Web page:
No writer before the fourth century assigned the traditional Calvinistic interpretation to Romans 7:14-25.
The early church did not understand Rom 7:14-25 to teach the necessity of sin in believers.
From: Fundamental Wesleyan Publications
THE PATRISTIC INTERPRETATION of ROMANS 7:14-25
Part 1, The Early Christian Witness to the Arminian Interpretation
For we know that the law is spiritual: but I am carnal, sold under sin. For that which I do I allow not: for what I would, that do I not; but what I hate, that do I (Rom 7:14-15).
Perhaps no other verses have been the subject of such intense debate as the above passage. To the Calvinist this passage represents a never-ending struggle with sin which will inevitably end in failure until the day one dies. For the Arminian it represents the life of spiritual struggle that God wants to deliver mankind from via the experience of regeneration.
While the best way to interpret a passage will always be to allow Scripture to interpret Scripture there is also much to be gained by studying the ways that the early Christians who followed in the footsteps of the Apostles interpreted a passage. It will be the purpose of this article to examine the ancient Christian interpretation of Romans chapter seven. This paper incorporates information from A Dissertation Of The True And Genuine Sense Of The Seventh Chapter Of St. Paul’s Epistle To The Romans by James Arminius, along with new research.
An extensive search of Christian literature up until the fifth century revealed that prior to the fourth century no known Christian writer interpreted Romans seven in a Calvinistic manner. Rather, it was always understood up until that time to be either an unbeliever or, in one case, to describe a Christian who had evil desires that he did not want to have but never evil actions.
Throughout this paper I have focused only on those writers who commented directly upon Romans 7. There is a good amount of indirect testimony to this subject in the form of statements which indicate that various early Christian writers understood the Christian experience to be one that entailed complete victory over sin. These quotes have been left out for brevity sake but if included would add even more weight to the conclusion that no writer before the fourth century assigned the traditional Calvinistic interpretation to this passage.
The earliest existing writer to comment directly upon this passage was Irenaeus of Lyons (120-202) in the second century. In Against Heresies he connected Paul’s statement “that there dwells in my flesh no good thing” as typical of human infirmity which Jesus came to deliver men from [3:20:33]. In commenting upon the parable of the two sons in which one represented the repentant sinners of Jesus’ day, the other the unrepentant Pharisees (Matt 21:28-32) Irenaeus described the Pharisees using Romans 7 [4:36:8].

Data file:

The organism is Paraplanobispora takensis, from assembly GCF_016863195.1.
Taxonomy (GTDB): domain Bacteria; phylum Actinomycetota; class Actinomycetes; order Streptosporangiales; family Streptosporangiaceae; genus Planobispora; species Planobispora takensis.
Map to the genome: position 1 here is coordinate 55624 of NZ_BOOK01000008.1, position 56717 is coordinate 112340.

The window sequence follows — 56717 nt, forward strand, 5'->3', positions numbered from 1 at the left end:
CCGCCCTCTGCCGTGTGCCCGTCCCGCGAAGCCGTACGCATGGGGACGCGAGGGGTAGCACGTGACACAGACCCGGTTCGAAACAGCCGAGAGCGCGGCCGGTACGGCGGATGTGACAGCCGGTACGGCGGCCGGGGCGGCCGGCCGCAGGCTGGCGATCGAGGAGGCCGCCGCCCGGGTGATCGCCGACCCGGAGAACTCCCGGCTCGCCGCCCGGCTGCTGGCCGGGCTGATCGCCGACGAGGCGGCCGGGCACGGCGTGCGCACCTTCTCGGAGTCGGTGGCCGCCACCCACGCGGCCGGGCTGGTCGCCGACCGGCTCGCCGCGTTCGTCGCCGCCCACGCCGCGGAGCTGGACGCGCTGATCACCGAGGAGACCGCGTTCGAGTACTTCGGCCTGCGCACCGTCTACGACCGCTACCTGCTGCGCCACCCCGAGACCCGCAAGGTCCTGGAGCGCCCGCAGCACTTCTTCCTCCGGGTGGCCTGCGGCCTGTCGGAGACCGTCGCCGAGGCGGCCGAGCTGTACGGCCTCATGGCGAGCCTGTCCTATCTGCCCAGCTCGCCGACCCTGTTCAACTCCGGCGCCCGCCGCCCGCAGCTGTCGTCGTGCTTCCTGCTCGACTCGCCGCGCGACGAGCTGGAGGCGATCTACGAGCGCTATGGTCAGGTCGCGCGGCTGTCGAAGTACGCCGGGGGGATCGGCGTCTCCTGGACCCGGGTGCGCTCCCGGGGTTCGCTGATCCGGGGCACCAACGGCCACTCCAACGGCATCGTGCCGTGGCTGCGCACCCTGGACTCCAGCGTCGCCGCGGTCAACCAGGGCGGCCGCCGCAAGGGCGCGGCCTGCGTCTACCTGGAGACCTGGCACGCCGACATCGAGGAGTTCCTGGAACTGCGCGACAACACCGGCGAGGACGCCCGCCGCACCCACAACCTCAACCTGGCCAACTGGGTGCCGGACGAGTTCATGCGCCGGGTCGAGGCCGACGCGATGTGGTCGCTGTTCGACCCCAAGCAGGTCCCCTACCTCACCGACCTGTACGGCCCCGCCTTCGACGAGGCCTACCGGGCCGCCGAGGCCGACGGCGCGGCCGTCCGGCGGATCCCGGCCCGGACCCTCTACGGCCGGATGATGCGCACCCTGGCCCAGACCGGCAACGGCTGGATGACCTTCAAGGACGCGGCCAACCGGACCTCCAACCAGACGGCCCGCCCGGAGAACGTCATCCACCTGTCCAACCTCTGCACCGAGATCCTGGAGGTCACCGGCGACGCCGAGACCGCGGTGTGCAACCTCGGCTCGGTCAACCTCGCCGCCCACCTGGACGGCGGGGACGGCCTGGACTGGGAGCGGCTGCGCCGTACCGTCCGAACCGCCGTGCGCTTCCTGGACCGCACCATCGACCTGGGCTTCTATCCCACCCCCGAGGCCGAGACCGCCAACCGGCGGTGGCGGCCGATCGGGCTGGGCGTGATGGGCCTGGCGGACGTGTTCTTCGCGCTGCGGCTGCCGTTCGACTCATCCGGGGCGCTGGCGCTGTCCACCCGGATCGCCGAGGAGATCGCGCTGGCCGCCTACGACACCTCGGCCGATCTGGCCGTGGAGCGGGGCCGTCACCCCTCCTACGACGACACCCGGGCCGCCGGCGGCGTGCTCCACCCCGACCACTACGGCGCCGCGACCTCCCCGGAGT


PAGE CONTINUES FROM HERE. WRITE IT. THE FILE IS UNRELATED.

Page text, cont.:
Clement of Alexandria (c.150-c.220), a North African Christian teacher, in Stromata, a refutation of Gnosticism, indicated his belief that when Paul emphasized the war between the law of God and the law of his mind (Rom 7:22-23) it was only to show that Jesus rescues men from this through salvation [3:76-78].
Tertullian (c.150-240), another North African Christian leader, indicated that the Holy Spirit makes men free from the law of sin and death in our members (Rom 7:23). After this experience of being set free, “Our members, therefore, will no longer be subject to the law of death, because they cease to serve that of sin, from both which they have been set free” [On The Resurrection Of The Flesh, Ch. 46]. Elsewhere he noted his understanding that Paul was referring in Romans 7 to his pre-Christian days as an unbelieving Jew stating that “even if he has affirmed that ‘good dwelleth not in his flesh,’ yet he means according to ‘the law of the letter,’ in which he ‘was’; but according to ‘the law of the Spirit,’ to which he annexes us, he frees us from the ‘infirmity of the flesh'”[On Modesty, Ch. 17].
In analyzing the early Christian understanding of Romans 7 it has become very clear that the early church did not understand this passage to teach the necessity of sin in believers, usually attributing to it the interpretation that it was a man who was striving to please God under the Law of Moses. In fact this interpretation was so prevalent that when discussing this passage around 415AD, Pelagius (c.350-c.420?) could write in his now lost work entitled Inv Defense Of The Freedom Of The Will, which is preserved by Augustine in On The Grace Of Christ And On Original Sin [1:43] that “that which you wish us to understand of the apostle himself, all Church writers assert that he spoke in the person of the sinner, and of one who was still under the law. . . .” Augustine, in his attempt to refute this statement of Pelagius, was unable to offer any church writers who disagreed with Pelagius.